Miscellaneous Writings (1883-1896) by Mary Baker Eddy
Books by Mary Baker Eddy

AN ALLEGORY
page 213


kill him.
   Somewhat disheartened, he patiently seeks another
dwelling, - only to find its inmates asleep at noontide!
Robust forms, with manly brow nodding on cushioned
chairs, their feet resting on footstools, or, flat on their
backs, lie stretched on the floor, dreaming away the
hours.  Balancing on one foot, with eyes half open,
the porter starts up in blank amazement and looks at
the Stranger, calls out, rubs his eyes, - amazed beyond
measure that anybody is animated with a purpose, and
seen working for it!
   They in this house are those that "provoke Him in
the wilderness, and grieve Him in the desert."  Away
from this charnel-house of the so-called living, the Stranger
turns quickly, and wipes off the dust from his feet as a
testimony against sensualism in its myriad forms.  As
he departs, he sees robbers finding ready ingress to that
dwelling of sleepers in the midst of murderous hordes,
without watchers and the doors unbarred!
   Next he enters a place of worship, and saith unto them,
"Go ye into all the world; preach the gospel, heal the


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sick, cast out devils, raise the dead; for the Scripture
saith the law of the Spirit of life in Christ Jesus hath
made you free from the law of sin and death."  And they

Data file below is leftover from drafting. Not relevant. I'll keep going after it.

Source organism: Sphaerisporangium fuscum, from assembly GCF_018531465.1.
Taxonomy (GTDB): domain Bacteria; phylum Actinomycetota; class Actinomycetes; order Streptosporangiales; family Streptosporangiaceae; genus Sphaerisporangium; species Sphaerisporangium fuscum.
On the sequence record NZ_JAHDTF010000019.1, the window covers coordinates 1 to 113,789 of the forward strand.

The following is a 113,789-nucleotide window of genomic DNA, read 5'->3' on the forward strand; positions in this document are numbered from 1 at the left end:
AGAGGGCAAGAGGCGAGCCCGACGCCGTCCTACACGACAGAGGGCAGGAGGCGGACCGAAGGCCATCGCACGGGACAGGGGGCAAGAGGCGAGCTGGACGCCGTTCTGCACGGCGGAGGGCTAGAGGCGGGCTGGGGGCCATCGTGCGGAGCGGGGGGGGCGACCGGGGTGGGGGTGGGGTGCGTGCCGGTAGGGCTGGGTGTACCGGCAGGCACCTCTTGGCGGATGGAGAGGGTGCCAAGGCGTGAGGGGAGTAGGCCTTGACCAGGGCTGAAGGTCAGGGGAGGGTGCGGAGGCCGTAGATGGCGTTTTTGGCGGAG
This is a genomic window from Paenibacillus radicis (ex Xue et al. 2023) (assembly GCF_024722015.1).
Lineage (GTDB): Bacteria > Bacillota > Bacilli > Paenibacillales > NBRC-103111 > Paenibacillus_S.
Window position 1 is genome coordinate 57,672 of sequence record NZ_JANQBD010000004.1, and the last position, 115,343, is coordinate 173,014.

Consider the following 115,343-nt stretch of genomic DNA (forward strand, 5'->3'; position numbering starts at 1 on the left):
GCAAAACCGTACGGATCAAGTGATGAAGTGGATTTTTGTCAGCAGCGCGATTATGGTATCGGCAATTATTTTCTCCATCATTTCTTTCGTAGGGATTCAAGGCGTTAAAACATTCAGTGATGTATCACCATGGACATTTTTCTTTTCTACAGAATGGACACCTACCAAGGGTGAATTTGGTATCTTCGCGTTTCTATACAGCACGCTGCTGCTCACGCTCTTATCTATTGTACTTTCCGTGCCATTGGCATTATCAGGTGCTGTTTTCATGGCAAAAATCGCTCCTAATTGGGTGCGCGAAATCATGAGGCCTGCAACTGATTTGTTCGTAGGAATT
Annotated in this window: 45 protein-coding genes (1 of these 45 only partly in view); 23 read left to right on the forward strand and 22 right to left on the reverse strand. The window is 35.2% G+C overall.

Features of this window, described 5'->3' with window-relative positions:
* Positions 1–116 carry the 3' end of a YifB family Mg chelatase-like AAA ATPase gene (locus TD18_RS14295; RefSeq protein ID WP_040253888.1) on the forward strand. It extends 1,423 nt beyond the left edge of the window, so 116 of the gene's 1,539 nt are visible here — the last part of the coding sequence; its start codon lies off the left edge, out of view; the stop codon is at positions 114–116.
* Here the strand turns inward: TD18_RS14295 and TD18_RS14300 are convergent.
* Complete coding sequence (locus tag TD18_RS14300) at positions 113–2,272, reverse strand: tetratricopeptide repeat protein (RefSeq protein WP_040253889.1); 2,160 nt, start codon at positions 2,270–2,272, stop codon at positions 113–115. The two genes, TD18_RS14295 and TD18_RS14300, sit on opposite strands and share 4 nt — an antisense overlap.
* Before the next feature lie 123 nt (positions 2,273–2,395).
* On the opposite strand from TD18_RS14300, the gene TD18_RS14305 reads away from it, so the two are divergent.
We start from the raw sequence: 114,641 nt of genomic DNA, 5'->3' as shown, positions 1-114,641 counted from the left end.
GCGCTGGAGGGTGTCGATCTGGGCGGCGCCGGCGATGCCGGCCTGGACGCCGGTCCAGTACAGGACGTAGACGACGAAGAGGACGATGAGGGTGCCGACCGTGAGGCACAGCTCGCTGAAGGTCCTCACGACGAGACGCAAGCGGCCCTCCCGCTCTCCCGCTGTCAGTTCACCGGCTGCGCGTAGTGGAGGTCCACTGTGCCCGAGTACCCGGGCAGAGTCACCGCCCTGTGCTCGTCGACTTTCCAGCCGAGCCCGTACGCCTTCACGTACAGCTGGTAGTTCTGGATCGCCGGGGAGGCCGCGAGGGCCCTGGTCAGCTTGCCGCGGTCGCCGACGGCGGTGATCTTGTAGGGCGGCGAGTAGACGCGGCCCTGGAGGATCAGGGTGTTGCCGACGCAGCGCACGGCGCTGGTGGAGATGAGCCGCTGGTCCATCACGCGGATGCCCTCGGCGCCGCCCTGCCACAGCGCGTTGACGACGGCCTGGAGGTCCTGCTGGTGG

cast him out.
   Once more he seeks the dwelling-place of mortals and
knocks loudly.  The door is burst open, and sufferers
shriek for help:  that house is on fire!  The flames caught
in the dwelling of luxury, where the blind saw them not,
but the flesh at length did feel them; thence they spread
to the house of slumberers who heeded them not, until
they became unmanageable; fed by the fat of hypocrisy
and vainglory, they consumed the next dwelling; then
crept unseen into the synagogue, licking up the blood
of martyrs and wrapping their altars in ruins.  "God is a
consuming fire."
   Thus are all mortals, under every hue of circumstances,
driven out of their houses of clay and, homeless wanderers
in a beleaguered city, forced to seek the Father's
house, if they would be led to the valley and up the
mount.
   Seeing the wisdom of withdrawing from those who
persistently rejected him, the Stranger returned to the
valley; first, to meet with joy his own, to wash their
feet, and take them up the mountain.  Well might this
heavenly messenger exclaim, "O Jerusalem, Jerusalem,
thou that killest the prophets, and stonest them which
are sent unto thee, . . . Behold, your house is left unto
you desolate."
   Discerning in his path the penitent one who had groped
his way from the dwelling of luxury, the Stranger saith
unto him, "Wherefore comest thou hither?"
   He answered, "The sight of thee unveiled my sins, and

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turned my misnamed joys to sorrow.  When I went back
into the house to take something out of it, my misery
increased; so I came hither, hoping that I might follow
thee whithersoever thou goest."
   And the Stranger saith unto him, "Wilt thou climb
the mountain, and take nothing of thine own with thee?"
   He answered, "I will."
   "Then," saith the Stranger, "thou hast chosen the
good part; follow me."
   Many there were who had entered the valley to speculate
in worldly policy, religion, politics, finance, and to
search for wealth and fame.  These had heavy baggage
of their own, and insisted upon taking all of it with them,
which must greatly hinder their ascent.
   The journey commences.  The encumbered travellers
halt and disagree.  They stoutly belay those who, having
less baggage, ascend faster than themselves, and

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 (c) Copyright 1998 - Rolf Witzsche
Published by Cygni Communications Ltd. North Vancouver, Canada